Well-designed, transit-rich neighborhoods provide many benefits to residents of all ages, as I document in, “Independence Found in Downsizing to a Transit Rich Neighborhood.” These neighborhoods also provide dividends to the larger community, generating higher property values, rents, and revenue than real estate located further away from high quality public transportation services. Cities as diverse as Seattle, Atlanta, Minneapolis, Denver, Detroit, and Washington, DC have all strengthened their regional economies through investment in transit-oriented development (TOD).  And because their residents walk and bike more, TOD residents reap some health benefits as well.

More than 80 real estate development projects have been completed or are in progress within 1/2 mile of Atlanta’s Beltline corridor. Photo by Jana Lynott

Transit-oriented development pays for itself and then some. One study  discovered that TOD development in the Washington, DC and Baltimore regions generated between $1.13 in tax and $2.20 in non-tax revenues for every dollar spent on public services, such as schools, parks, and general government administration. Another study of five cities found that during the Great Recession, residential property values performed 42 percent better on average if they were located near public transportation with high-frequency service. Neighborhoods with high-frequency public transportation provide access to up to five times as many jobs per square mile as compared to other areas in a given region. Residents also enjoy lower household transportation costs as many are able to give up one or more cars due to the abundant ways to get around the community.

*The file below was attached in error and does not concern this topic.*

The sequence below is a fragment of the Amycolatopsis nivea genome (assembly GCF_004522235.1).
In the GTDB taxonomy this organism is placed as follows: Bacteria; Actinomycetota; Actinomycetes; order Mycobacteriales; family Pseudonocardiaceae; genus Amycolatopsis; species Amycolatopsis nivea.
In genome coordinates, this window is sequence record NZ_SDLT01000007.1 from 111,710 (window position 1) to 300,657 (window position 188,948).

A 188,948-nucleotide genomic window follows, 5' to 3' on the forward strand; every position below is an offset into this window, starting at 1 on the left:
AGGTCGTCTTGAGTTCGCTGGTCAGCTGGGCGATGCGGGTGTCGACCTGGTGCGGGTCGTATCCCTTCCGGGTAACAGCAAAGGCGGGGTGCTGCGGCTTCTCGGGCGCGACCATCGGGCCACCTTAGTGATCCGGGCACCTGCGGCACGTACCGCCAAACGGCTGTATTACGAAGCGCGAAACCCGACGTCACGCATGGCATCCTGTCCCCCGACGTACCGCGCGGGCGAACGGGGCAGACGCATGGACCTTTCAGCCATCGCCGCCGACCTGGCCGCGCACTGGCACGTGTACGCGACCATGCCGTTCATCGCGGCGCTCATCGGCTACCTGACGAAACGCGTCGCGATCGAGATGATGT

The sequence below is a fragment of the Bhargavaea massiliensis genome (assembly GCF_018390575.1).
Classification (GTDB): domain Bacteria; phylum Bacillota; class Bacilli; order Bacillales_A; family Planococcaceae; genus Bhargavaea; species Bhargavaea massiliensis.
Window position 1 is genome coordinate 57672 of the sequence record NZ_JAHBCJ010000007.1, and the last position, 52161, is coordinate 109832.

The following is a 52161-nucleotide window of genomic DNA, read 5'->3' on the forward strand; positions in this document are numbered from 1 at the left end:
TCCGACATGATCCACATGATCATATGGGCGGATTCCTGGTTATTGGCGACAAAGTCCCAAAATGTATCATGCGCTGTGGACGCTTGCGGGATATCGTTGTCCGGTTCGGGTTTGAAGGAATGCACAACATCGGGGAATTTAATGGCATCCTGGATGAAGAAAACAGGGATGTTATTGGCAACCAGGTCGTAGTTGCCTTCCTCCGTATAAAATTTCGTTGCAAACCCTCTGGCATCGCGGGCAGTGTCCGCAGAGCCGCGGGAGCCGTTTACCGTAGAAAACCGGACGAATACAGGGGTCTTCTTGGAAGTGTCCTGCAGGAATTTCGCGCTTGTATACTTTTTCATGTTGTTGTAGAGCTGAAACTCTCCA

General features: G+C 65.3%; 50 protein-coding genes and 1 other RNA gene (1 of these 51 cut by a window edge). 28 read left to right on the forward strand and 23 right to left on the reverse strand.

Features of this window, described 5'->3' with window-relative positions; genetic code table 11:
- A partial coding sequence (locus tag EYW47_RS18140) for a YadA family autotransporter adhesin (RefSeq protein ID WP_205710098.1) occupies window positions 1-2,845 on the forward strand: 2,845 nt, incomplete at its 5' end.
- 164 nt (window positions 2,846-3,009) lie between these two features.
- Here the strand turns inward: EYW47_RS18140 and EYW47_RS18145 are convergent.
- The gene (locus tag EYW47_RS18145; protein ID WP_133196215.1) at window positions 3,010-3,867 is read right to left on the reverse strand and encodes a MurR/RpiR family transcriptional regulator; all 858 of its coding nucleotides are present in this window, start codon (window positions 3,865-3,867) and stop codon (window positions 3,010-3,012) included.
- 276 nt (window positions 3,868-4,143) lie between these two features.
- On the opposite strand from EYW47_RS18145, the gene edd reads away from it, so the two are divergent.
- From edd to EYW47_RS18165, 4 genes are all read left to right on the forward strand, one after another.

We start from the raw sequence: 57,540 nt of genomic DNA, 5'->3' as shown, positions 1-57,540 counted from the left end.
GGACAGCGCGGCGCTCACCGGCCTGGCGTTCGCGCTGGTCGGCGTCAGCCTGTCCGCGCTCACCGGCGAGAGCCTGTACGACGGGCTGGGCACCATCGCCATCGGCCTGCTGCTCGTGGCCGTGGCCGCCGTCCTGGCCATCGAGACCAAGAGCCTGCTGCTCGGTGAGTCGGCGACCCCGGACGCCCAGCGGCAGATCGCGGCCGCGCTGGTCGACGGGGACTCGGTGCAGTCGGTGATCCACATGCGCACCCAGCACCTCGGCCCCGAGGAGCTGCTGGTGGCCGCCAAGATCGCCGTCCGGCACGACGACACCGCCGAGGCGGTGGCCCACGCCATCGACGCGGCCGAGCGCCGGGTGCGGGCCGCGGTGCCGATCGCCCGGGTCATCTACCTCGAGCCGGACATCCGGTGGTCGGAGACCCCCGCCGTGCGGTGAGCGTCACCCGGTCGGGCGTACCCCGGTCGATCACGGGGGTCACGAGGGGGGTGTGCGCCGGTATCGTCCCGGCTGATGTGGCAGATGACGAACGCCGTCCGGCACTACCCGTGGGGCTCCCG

Given the myriad benefits, this type of development should be a no-brainer. Unfortunately, however, future development of transit-oriented neighborhoods to meet high consumer demand is in question, as the very infrastructure programs that enable cities to build the underlying transit and other infrastructure that knits these neighborhoods together is under threat.

Two key federal infrastructure programs have been instrumental in getting TOD built. They are the:

  • Federal Transit Administration’s New Starts and Small Starts Capital Investment grants; and,
  • USDOT’s Transportation Investment Generating Economic Recovery (TIGER) grants.


Both of these programs have been targeted in the President’s FY2018 Budget for elimination.

The popular TIGER and New Starts/Small Starts grant programs respect local communities’ ability to set their own transportation priorities. They are two of the few ways that local communities can secure funds directly from the federal government for priority transportation projects. These federal dollars, in combination with an even greater share of public investment from states and localities, leverage billions of dollars in private sector investment in our communities.

The 2017 federal budget ends September 30. As Congress decides the fate of infrastructure funding in 2018, it will be essential that local officials, real estate developers, employers, and city planners have a seat at the table to inform this discussion. We have learned a tremendous amount from their collective experience over the past 20 years and can now quantify the extensive benefits of investing in a closely linked land use and transportation infrastructure strategy. Road investment is important but just one piece of the puzzle. The economic strength of our urban areas requires strong investment in public transportation.